And Red thinks she receives a lot of emails from her sister, Black. Well, that's nothing compared to the approximately 1,000 emails a day that Dr. Fauci received during the height of the pandemic.
BANTER BITE BACKSTORY: The release of thousands of pages of Dr. Fauci's emails has generated a remarkable amount of media coverage, each putting their own "spin" on it (has anyone compared it to the Pentagon Papers yet?) and, of course, Red sees things very differently than Black.
Red, the straight-A- student, knew there was no way she'd read through the mountain of emails made available through the Freedom of Information Act but was curious what all the fuss was about. It didn't take long, whether just through scanning the headlines or watching a few video clips, to see that there were a handful of key take-aways. But her theater degree kicked in when Red wondered if an alien from another planet appeared (well, UFOs have been in the news lately), if they would think Dr. Fauci was a celebrity scientist given his cult status or a political traitor specializing in scientific espionage.
Regardless, Red couldn't help but wonder (out loud to Black) why any of us "mere mortals" would feel compelled to read through such an enormous volume of emails. And, Black's response?
Remember the word problems we did in school? Here is a new one … if the average email Dr. Fauci received consisted of 100 words, which would be relatively short and to the point (this paragraph contains 67 words), and it takes two minutes to read 500 words, how many hours would it take to read 4,000 emails? Yes, the answer can be calculated, but who cares?
Well, if nothing else, Black's approach to things is consistent – pragmatic and sarcastic. And Dr. Fauci's also consistent. From the smattering we've seen, his emails "read" like he comes across on TV – humble, logical, unemotional, and polite. But, just as would be expected if culling through thousands of someone's emails, some may be interesting, but most would probably be boring. Of course, Black can't help but mention another thing to consider,
Remember when you were going through your "crisis" and I was explaining some financial topic to you, and I declared that, "You are my best student. Ever." Technically that statement was accurate, although, at that point, you were also my only student. So, there is no way to know if quotes from the emails have been taken out of context without going back to the source documents. And, personally, I have much better things to do with my time.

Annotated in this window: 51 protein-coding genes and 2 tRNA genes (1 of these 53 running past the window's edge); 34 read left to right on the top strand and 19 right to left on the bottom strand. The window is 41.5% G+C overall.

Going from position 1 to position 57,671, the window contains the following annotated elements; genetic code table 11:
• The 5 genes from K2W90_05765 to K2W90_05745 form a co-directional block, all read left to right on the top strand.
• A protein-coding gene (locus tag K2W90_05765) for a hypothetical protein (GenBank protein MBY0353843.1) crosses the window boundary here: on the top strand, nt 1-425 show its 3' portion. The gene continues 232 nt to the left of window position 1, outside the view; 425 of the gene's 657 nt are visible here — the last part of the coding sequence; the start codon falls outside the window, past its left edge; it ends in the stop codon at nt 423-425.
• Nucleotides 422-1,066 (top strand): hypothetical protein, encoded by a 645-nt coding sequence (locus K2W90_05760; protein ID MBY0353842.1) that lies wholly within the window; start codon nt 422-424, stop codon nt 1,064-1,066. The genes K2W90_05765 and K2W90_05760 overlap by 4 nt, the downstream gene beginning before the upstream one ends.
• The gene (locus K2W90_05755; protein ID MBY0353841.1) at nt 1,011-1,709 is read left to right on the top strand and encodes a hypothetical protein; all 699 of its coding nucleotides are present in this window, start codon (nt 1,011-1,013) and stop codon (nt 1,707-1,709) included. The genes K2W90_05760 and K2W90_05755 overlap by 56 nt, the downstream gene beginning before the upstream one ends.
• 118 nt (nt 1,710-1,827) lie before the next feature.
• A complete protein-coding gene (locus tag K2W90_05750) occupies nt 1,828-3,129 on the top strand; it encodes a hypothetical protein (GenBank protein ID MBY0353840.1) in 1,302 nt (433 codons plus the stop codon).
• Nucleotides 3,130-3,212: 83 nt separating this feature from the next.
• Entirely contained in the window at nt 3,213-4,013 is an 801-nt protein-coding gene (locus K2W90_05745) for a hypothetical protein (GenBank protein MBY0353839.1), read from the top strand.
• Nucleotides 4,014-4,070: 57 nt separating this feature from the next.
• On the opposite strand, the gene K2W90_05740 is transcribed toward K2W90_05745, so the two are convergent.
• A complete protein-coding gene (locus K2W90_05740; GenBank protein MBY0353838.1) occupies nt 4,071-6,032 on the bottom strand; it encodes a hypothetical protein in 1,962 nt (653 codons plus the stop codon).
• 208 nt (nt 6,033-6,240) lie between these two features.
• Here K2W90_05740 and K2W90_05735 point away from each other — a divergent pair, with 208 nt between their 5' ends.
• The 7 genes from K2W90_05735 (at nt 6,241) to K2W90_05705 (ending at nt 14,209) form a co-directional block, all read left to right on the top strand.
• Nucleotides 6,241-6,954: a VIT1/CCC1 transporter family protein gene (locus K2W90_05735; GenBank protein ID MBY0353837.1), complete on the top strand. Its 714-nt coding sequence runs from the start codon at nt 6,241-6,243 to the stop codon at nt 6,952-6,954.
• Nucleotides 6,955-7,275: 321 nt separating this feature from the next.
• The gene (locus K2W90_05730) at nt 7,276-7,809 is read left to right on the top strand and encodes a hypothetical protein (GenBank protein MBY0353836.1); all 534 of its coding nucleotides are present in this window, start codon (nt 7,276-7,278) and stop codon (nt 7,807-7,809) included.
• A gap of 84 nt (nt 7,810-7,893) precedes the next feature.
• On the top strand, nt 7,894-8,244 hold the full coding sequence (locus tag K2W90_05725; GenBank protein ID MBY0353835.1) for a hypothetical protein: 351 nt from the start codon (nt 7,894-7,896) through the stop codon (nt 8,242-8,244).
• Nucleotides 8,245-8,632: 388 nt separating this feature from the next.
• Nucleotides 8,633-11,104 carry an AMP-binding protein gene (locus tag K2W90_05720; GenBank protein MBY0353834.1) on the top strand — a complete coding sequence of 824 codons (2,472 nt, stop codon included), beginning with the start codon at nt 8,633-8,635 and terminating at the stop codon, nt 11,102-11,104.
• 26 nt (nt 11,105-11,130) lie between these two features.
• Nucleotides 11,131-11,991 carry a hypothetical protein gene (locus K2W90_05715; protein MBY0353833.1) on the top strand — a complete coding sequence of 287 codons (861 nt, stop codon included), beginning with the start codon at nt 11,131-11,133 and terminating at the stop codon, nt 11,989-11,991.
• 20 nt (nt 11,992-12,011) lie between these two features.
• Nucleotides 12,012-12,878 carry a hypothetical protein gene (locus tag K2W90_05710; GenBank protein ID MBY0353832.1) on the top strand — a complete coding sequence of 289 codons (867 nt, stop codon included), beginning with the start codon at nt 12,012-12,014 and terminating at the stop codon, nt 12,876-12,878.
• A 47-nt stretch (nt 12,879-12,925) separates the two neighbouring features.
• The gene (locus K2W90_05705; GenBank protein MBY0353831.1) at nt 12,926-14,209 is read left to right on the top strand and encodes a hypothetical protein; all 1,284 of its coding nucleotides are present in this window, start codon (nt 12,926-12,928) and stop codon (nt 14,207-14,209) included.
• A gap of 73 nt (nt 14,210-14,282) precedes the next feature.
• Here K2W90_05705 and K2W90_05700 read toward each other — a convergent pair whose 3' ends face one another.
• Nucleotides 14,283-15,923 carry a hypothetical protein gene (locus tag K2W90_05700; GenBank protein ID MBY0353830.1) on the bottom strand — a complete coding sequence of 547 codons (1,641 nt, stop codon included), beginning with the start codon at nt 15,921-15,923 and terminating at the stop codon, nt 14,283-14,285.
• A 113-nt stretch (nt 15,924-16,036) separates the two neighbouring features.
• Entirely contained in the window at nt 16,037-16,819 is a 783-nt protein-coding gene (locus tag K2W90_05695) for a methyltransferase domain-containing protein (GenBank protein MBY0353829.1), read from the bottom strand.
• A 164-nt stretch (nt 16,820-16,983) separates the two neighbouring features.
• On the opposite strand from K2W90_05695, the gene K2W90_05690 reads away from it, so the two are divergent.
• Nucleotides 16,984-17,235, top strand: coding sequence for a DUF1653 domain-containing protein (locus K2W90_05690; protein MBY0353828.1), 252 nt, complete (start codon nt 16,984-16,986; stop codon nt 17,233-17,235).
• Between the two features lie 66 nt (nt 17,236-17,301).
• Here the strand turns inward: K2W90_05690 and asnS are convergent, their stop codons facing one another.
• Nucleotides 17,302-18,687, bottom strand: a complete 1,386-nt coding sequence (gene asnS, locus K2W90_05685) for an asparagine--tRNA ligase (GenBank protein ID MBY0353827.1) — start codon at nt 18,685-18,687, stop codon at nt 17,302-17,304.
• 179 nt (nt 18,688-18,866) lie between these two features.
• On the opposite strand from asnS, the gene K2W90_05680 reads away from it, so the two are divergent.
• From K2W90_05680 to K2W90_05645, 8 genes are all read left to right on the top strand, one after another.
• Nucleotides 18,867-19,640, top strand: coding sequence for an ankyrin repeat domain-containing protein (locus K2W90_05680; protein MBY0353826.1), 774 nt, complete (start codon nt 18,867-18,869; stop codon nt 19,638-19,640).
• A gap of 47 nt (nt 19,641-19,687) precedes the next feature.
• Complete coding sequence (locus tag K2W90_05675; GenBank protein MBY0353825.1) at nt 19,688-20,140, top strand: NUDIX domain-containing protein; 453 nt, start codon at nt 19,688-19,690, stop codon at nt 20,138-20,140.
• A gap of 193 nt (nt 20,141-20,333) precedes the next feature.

Black certainly brings up an excellent point. We all have more important things to do than spend our weekends on electronic gizmos, so we respectfully request that you stop reading this … and find something more important to do …
A businessman, a horticulturist, and a missionary. Sounds like the start of a joke, but it's a description of the legend known as Johnny Appleseed.
BANTER BITE BACKSTORY: Red, and her two daughters, learned about Johnny Appleseed (who was born John Chapman) in elementary school – a man wandering the frontier and randomly planting apple trees. Looking back, it sounds more like a Disney story (in 1948, it actually was its own video as part of the Melody Series); but Red like to think she's indebted to him because she loves all varieties of apples, especially the ones that are best in the fall, including her favorite, Honeycrisp.
Although Black vaguely remembers the folk story (she was pragmatic even as a child), she's fascinated by the real-life story of John Chapman … a strategic businessman who traveled west and found unclaimed land, planted apple nurseries (not edible apples, but ones for making apple-based alcohol which was very popular at the time) on them to claim ownership, and then later sold the trees and land. But he was about more than making money, as his values (he was a missionary, advocated for animal rights, and ultimately became a vegetarian) defined him … as a man and a legend.
P.S. – There are two dates for Johnny Appleseed Day, September 26 because it's his birthday, and March 11 because he died in March (but not on the 11th) and it coincides with prime apple planting season.
Happy Meals. Lasik surgery. A Supreme Court justice. Any idea what these three things have in common?
BANTER BITE BACKSTORY: Although Hispanic Heritage Month started in 1968 as a week-long event, Red, the straight-A student and lover of history, is a bit embarrassed that she didn't know about it, but the theater major in her realizes they're under-represented (and misrepresented) in the movies. When we talked about the comparison of "In The Heights" to "West Side Story," Black wasn't only focused on the business aspects but also how it reflects the times, and now is interested in the many contributions (including patents) made by Latinx, and the need for inclusion and diversity.
P.S. – We were both curious why the month-long celebration begins mid-month (September 15) and discovered it's in honor of the anniversaries of national independence for many Latin American countries.
Can something be "new" if it's made with "old" ingredients?
BANTER BITE BACKSTORY: Black's fascinated by the business and marketing aspects of food mash-ups (especially the multi-generational angle), while Red's excited that her beloved Dunkin' has collaborated with Post Cereals and there's now Dunkin' cereal (and both of us love the tag line, "Now you can have your coffee and eat it, too!). Funny thing is that we've all probably been doing our own "mash-ups" for years (ok, maybe not Black).